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Cashing in on environmental woes of China

Environment-related firms rush to help Beijing as it plans to curb pollution

Breathtaking: As part of China's 12th five-year (2011-2015) plan, the government has announced an investment of over three trillion yuan to combat the country's infamous air and water pollution. - PHOTO: REUTERS

ONE man's problem is another's business opportunity. Such is how China's worsening environmental crisis has become good news for a spectrum of environment-related companies in Singapore and abroad.

Businesses in pollution control, renewable energy and manufacture of environmental protection equipment are eager to lend a helping hand, lured in part by a breathtaking investment of over three trillion yuan (S$628 billion) by President Xi Jinping's administration to combat the country's infamous air and water pollution. This was announced last July as part of the country's 12th five-year plan (2011-2015).

The government's more stringent air and water discharge standards is another plus, as power plants, steel mills, chemical factories and other pollutive industries in China scamper to call on the expertise of environmental companies for help.

"We are at a blowout, it's time to explode. The demand totally outstrips the supply," Singapore-listed China Environment's executive chairman, Huang Min, said.

Too-rapid urbanisation and industrialisation have taken their toll on China's environment - a "sacrifice" not uncommon for developing economies. "China is paying an old debt," Mr Huang added.

The government is still gradually releasing details of its environmental plan.

So far, it has increased subsidies to power plants that install equipment to limit their emission of air pollutants, and vowed to punish those who are equipped to filter air contaminants but do not do so. Coal-based power plants contribute majorly to China's air pollution.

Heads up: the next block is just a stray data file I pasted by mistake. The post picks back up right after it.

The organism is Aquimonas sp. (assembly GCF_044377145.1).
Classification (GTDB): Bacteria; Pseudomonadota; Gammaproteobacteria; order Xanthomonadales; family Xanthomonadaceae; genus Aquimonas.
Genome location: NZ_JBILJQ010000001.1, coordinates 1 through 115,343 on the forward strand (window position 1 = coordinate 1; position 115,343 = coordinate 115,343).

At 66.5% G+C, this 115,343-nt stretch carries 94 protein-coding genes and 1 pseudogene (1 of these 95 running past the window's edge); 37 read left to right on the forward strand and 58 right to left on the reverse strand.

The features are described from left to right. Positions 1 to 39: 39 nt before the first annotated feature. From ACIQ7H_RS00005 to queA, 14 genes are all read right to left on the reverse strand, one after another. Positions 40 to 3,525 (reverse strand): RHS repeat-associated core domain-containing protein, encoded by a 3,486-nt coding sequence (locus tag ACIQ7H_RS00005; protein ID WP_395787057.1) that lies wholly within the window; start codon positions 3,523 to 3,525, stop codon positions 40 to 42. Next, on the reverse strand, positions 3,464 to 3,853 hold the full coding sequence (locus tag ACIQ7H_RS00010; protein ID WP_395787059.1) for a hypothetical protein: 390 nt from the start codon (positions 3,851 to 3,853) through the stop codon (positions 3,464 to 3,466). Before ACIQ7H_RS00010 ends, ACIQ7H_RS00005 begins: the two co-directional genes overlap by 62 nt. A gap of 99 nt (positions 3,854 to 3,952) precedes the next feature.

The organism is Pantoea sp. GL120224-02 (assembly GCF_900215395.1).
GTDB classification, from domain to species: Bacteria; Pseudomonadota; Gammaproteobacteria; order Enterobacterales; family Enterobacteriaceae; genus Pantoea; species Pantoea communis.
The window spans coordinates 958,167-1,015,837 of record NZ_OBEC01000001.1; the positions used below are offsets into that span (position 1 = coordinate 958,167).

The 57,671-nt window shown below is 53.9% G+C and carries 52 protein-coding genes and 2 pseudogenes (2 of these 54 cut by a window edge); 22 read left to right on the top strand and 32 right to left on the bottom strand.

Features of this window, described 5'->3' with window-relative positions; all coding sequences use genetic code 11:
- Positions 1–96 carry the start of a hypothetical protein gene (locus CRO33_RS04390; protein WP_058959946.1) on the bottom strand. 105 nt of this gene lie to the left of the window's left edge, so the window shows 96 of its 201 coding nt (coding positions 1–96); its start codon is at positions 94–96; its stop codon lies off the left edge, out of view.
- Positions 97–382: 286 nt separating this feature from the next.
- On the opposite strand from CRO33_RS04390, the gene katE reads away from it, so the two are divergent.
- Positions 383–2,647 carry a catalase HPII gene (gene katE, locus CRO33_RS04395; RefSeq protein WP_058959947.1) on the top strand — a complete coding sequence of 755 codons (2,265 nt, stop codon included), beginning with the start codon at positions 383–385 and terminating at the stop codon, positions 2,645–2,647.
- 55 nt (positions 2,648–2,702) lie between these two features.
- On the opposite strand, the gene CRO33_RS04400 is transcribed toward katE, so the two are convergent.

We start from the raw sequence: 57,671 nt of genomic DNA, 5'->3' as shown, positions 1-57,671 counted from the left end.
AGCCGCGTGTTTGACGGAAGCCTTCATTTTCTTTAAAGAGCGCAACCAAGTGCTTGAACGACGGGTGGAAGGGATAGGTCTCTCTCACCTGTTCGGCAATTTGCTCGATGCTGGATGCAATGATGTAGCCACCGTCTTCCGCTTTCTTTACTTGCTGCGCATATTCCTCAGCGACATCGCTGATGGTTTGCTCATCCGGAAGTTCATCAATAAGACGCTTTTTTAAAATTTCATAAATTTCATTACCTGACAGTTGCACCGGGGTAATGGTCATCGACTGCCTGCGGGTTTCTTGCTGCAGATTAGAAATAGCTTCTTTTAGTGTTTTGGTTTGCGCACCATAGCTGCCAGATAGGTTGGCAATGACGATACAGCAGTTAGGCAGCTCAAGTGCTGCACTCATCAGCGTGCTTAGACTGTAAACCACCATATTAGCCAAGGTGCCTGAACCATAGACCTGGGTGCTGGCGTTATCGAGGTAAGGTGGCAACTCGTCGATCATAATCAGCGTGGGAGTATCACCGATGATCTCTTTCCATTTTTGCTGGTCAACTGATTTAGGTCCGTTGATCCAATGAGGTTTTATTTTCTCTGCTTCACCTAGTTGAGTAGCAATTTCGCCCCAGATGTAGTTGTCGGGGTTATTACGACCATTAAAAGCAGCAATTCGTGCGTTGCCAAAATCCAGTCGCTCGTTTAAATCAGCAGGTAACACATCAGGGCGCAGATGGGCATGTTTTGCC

The 12th five-year plan has also earmarked 430 billion yuan (up 17 per cent from the 11th year) for newly added pipelines as well as wastewater and sludge treatment facilities.

This mainly supports the municipal wastewater sector. Insufficient funds and an underdeveloped piping network and sludge disposal systems have restricted the capacity of their treatment facilities.

"It is infrastructure budget. The money from the central government flows to the municipal governments. When they have the funds to spend on all these projects to build or upgrade their treatment plants, it means projects for us to bid and win," explained United Envirotech (UEL) executive director Chong Weng Chiew.

To take advantage of the regulatory wave, companies from Singapore have entered the Chinese market to offer what as a global hydrohub Singapore has long been good at - offering water management expertise.

Chinese state-owned enterprises (SOEs), public and private domestic companies and other foreign players have likewise jumped onto the bandwagon - with varying successes.

On Singapore's stock exchange, a handful of companies which provide environment-related services in China have seen their stock prices soar on rising revenues.

Industrial waste gas treatment firm China Environment, also the third largest player in China's air pollution control market, is now trading at six times what it was a year ago.